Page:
“We celebrate Kye’s birthdays with street parties because they’re so important to celebrate her life. They’re a huge part of Kye’s world. Now that she’s 14, she’s a little woman.

At 8 months old, Kye got a simple cold. I wasn’t worried – my sister was looking after her so I packed her bag as normal, put some Calpol in there, and went off to work.

When I came home from work Kye didn’t seem to want her milk. I didn’t think anything of it but when I picked her up she seemed a bit floppy. At A&E the doctors were able to tell me that Kye was actually in a coma. She had completely shut down. The following hours were like a living nightmare as various tests were made.

The doctor’s established that Kye had ‘acquired’ brain damage. The only virus they had found in her spinal fluid was Influenza and we were told she wouldn’t survive. We couldn’t believe that a simple cold had caused such devastation.

Three years after Kye’s first episode, she suffered another one. It was at this point in 2009 that we were introduced to Noah’s Ark. To me Noah’s Ark is a place to meet other families who are going through similar things to us.

As Kye has such a destructive immune system I had to withdraw her from school. Her world is now much smaller and protected. Kye spends so much time with me, she’s like my second skin. I can tell when she’s bored, when she’s relieved, when she’s cross. I feel guilty that she doesn’t have interaction with her school friends.

This is why it is great to know that Vikki, Kye’s Specialist Play Worker, is able to visit every week. Vikki comes especially to play with Kye. Having her around is a breath of fresh air for Kye, and for me! With her support, Kye now has a full, varied week ranging from home school, family fun and a special play day.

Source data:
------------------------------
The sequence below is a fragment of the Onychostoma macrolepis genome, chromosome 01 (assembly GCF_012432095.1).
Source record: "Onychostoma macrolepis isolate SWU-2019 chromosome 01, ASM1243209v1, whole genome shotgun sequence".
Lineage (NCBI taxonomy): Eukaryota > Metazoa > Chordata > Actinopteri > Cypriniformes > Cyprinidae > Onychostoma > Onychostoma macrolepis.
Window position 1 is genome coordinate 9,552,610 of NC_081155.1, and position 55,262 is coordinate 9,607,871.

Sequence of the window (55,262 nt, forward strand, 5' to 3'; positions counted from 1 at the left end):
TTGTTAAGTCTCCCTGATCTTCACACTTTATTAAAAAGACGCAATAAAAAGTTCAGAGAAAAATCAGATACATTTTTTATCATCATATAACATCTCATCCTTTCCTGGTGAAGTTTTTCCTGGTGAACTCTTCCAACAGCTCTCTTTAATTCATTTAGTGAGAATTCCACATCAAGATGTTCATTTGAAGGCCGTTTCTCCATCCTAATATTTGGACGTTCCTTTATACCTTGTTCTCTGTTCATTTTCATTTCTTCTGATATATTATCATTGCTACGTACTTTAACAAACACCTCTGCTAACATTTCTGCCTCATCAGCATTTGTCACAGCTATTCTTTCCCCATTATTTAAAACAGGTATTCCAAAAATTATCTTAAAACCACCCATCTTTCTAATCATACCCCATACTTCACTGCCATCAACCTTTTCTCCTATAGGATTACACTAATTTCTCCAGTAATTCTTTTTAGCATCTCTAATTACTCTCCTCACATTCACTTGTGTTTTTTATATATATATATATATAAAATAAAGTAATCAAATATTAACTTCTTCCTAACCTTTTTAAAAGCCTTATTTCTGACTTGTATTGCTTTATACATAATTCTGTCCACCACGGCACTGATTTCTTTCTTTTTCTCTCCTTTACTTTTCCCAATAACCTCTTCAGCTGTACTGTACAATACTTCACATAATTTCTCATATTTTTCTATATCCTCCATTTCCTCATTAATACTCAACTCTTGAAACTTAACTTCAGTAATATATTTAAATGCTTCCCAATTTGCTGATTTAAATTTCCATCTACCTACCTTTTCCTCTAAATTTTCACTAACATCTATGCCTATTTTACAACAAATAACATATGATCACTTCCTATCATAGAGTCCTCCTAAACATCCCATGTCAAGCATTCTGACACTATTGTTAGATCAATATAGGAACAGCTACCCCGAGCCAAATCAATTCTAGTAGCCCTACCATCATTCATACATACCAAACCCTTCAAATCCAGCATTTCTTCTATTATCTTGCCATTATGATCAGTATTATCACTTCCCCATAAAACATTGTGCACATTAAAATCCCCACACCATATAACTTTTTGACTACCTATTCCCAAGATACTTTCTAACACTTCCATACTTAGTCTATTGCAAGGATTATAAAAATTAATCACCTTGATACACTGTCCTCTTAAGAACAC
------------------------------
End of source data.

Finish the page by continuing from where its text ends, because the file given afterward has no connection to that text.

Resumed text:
Kye’s play sessions with Vikki are so different to her play with me or her siblings. I can tell she enjoys seeing Vikki. The two of them are forever making stuff together – lots of sensory things with foam and feathers.

Kye’s condition has completely damaged all her cognitive skills except her hearing. She’s got to know Vikki’s voice and it’s so nice to hear the interaction between the two of them. I can hear the tones in Kye’s voice change; you get cheeky Kye, happy Kye, ‘asking for more’ Kye.  I often listen and smile to myself when I hear the interaction. It’s beautiful and a real pleasure to hear.

I feel able to talk to Vikki and ask questions about their sessions together. I know I can ask her “Can we change this?” or “Can we try something new?”

Play is a part of Kye’s world that she really enjoys. It brings out a totally different side of her, a different attitude. Through play she is able to communicate. It is obvious that Kye is comfortable with Vikki and enjoys her presence.

I never thought we’d see these traits. It’s hard to say but I’ve concluded that the ‘complete brain damage’ doesn’t make her any less Kye. I always say to people, ‘don’t be fooled by her brain damage’ – she knows what’s going on.

Noah’s Ark has taught me and the kids a lot, they’ve taken an enormous load off us. Over the years, they’ve encouraged me to step out of my shell. I’ve gone to places and done things I never imagined I would as a single mum with a disabled child. I’ve met phenomenal parents and all of our children are just fabulous.

I’m forever indebted to Noah’s Ark for all of the support they have given, and continue to give me and my family. Noah’s Ark is a huge part of my world, and I know they will always be there for me and my family to help in any way they can. The support they give is priceless. Without it, I know things would be different for me and my children.”

 

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